Logistics

#Reviewing The Bridge to Airpower

#Reviewing The Bridge to Airpower

What books stand out in the field of logistics? Ask any officer or senior enlisted leader who has graduated from a professional military education course and they can tell you two things: a book about strategy they liked and many they did not. Sun Tzu, Clausewitz, and even the much-maligned but desperately needed for his time Jomini, all fit the mold. Ask the same crowd to suggest the best book on military logistics and the answer is likely to be silence. Thus, in odd juxtaposition, logistics is so important in war that the most popular quotation about logistics is apocryphal and the vast majority of military leaders could not name one book on the subject.

The Logistics of Terror: The Islamic State’s Immigration & Logistics Committee

The Logistics of Terror: The Islamic State’s Immigration & Logistics Committee

Seemingly, the group was defeated after the Anbar Awakening and second Gulf War, but the organization waited patiently in the shadows for the right opportunity to strike back and regain relevance. During the interlude following the second Gulf War and the establishment of the caliphate, the group did what it has always done well—survive.

Managing World War: The Army Service Forces and General Somervell’s Rules for Getting Things Done

Managing World War: The Army Service Forces and General Somervell’s Rules for Getting Things Done

The activities of the Army Service Forces rarely garner attention in ongoing debates about warfare. Perhaps this is because modern conflict, unlike World War II, does not rely on massive firepower and highly centralized command structures. However, the management rules conceived by General Brehon Somervell are no less relevant and applicable to today’s military procurement and logistical challenges than they were over 75 years ago.

The Temptations of the Brown Box

The Temptations of the Brown Box

While harnessing technological improvements in the civilian sector to improve the capability of logistics, the U.S. military must proceed with caution. While many of the technologies––such as delivery drones and 3D printing––are in their nascent stages, asking important questions about the why, how, and in what context these technologies will be used might help alleviate future friction. U.S. strategists should be clear-eyed about what future logistics innovations can and cannot accomplish.

Fleet Maintenance and Sustainment for Naval Maneuver Warfare More Than Ship Salvage and Battle Damage Repair

Fleet Maintenance and Sustainment for Naval Maneuver Warfare More Than Ship Salvage and Battle Damage Repair

Fundamentally, naval maneuver is based on the ability of the naval forces to generate overwhelming operational tempo and a series of dilemmas for the enemy that shatters his cohesion through a multiplicity of rapid, focused, and unexpected actions. Generating and sustaining this necessary tempo requires keeping more ships in the fight longer, sustaining their maximum warfighting capacity, and delaying the fleet’s culminating point as long as possible. The logistical functions of supply and maintenance (to include salvage and repair capabilities) are critical to achieving this advantage.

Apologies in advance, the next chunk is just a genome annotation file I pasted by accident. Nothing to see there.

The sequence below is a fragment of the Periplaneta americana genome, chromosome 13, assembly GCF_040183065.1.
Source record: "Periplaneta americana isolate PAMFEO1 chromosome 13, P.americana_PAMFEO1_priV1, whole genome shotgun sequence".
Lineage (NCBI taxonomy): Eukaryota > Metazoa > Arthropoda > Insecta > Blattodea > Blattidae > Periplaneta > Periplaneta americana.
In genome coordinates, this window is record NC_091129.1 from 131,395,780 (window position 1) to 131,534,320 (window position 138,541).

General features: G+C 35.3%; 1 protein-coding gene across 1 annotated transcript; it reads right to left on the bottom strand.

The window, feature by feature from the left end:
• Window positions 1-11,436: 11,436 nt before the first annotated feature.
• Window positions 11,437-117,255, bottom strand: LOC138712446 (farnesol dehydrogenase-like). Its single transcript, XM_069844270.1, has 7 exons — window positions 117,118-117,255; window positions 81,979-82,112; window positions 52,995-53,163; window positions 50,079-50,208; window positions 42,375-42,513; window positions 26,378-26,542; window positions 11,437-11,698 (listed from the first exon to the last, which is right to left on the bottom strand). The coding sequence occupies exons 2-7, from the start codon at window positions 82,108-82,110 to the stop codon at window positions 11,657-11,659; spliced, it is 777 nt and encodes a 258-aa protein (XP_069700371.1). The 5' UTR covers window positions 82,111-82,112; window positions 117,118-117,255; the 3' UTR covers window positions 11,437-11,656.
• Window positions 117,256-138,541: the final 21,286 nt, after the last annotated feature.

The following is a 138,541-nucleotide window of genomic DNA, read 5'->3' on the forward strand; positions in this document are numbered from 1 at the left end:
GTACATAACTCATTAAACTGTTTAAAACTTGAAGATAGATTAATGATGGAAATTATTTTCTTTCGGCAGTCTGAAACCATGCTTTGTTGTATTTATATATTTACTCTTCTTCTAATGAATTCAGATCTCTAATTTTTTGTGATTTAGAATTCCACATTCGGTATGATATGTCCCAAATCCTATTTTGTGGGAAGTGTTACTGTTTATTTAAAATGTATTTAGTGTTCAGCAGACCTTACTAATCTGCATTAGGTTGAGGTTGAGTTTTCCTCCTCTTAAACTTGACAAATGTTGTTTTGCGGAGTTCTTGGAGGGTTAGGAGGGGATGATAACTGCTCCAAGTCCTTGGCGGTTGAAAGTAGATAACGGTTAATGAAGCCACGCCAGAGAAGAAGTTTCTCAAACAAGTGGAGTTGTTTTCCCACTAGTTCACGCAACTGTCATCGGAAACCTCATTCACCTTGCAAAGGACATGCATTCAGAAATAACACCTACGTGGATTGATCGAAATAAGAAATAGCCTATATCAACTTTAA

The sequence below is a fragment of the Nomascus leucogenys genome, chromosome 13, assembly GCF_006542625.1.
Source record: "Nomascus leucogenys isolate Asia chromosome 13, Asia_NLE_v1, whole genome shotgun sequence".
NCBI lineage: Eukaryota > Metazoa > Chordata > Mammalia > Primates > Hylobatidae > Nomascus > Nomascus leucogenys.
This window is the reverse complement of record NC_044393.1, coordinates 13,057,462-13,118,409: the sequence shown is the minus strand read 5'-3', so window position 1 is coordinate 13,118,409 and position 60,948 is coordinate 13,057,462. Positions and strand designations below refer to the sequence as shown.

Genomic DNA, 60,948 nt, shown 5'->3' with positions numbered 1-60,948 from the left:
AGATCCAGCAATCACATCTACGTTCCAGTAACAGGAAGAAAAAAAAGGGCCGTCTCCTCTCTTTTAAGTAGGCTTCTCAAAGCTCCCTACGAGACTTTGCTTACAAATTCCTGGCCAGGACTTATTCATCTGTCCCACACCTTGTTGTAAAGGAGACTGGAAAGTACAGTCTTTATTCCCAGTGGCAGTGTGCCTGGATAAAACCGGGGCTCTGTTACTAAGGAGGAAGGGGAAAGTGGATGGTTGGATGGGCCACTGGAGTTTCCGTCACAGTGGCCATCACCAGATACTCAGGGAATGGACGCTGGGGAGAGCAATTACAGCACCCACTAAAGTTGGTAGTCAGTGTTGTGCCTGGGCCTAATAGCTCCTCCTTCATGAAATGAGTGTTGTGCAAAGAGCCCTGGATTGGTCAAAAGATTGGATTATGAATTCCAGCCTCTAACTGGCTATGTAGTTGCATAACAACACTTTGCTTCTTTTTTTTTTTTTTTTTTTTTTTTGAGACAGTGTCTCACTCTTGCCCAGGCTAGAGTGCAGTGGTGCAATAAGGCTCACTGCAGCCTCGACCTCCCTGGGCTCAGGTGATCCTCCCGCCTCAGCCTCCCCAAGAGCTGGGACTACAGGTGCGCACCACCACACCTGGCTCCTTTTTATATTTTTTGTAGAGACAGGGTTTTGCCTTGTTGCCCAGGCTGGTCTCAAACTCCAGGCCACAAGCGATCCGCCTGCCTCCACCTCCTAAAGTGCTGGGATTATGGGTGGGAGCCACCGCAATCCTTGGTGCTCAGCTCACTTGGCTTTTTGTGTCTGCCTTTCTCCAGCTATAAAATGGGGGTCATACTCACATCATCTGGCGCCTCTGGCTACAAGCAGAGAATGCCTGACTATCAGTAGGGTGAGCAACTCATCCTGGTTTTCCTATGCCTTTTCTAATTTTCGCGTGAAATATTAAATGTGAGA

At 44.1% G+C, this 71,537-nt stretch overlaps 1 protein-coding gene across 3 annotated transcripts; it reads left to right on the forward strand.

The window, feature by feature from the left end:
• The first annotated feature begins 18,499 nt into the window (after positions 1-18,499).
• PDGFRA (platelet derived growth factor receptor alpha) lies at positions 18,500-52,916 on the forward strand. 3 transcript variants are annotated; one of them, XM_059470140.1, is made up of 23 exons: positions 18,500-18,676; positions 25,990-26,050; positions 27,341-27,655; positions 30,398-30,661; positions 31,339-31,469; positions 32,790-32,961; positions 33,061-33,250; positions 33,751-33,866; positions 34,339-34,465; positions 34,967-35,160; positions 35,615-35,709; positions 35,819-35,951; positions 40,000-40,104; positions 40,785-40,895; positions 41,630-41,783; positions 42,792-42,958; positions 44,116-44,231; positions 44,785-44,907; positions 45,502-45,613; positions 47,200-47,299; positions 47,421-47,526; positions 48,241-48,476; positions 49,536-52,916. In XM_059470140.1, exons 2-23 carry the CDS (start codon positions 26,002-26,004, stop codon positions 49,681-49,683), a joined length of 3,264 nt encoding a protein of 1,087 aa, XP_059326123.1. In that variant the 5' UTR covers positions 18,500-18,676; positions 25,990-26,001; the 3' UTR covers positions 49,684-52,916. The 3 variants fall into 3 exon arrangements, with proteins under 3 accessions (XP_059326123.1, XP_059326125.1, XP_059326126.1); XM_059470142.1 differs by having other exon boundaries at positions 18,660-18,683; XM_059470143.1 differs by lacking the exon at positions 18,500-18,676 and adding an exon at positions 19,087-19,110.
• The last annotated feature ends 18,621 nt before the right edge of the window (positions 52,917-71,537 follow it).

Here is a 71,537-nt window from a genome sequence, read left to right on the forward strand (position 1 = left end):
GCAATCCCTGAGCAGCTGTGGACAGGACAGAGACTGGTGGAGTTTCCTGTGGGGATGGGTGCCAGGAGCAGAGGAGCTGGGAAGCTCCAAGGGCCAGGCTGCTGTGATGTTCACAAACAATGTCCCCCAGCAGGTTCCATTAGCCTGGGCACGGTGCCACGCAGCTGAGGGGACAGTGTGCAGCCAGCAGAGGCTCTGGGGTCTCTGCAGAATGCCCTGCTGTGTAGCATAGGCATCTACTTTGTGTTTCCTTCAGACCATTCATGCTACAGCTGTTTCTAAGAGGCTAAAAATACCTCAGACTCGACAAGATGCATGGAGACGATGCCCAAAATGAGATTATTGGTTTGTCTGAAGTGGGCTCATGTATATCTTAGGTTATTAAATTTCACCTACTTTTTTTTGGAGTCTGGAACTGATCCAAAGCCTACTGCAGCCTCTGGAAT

Guadalcanal August 1942 - February 1943: Alpha and Omega of Airpower

Guadalcanal August 1942 - February 1943: Alpha and Omega of Airpower

Japanese efforts to wrest control of the airfield on Guadalcanal from the Americans failed due to their miscalculation of the preeminence of airpower and their refusal to understand that food was more important than soldiers or weapons. Although American victory was announced on February 9, 1943, in reality the Japanese Army had been starved from the air four months earlier. Airpower had come to legislate the movement of supplies by sea.

People, Posture, and Processes: U.S. Army Sustainment Options for the Joint Force in the Pacific

People, Posture, and Processes:  U.S. Army Sustainment Options for the Joint Force in the Pacific

In the midst of unassuming jobs where sustainers pack the next container full of munitions, distribute fuel, police the streets, feed the force and perform an immeasurable amount of other invaluable support tasks—the importance of their craft often gets lost in the fog of plans and policy at the national level.

The American Way of War: And Why it Brings so Much Baggage

The American Way of War: And Why it Brings so Much Baggage

It is said that Germans after World War II stated that they did not like to fight the Americans, as they never stuck to their own doctrine or tactics. Russian doctrine too stated that U.S. forces were unpredictable because all their plans went to hell once a battle had begun. Perhaps that is why one of the great U.S. Army maxims is “No plan survives first contact.” It is true that we tend to bring some “innovations” to war, intentional or not. This could be termed the “tactical” American Way of War. Scholars have spent a lot of time, ink, and breath arguing what the “American Way of War” is, or even if one exists. Russel Weigley has argued that the American Way of War is to bring overwhelming force to bear on the enemy and crush them in absolute and total victory. For myself, hardly daring to even call myself a scholar, I will leave that argument to others with more money and time, but I do have a theory on what I like to call the “American Penchant of War.”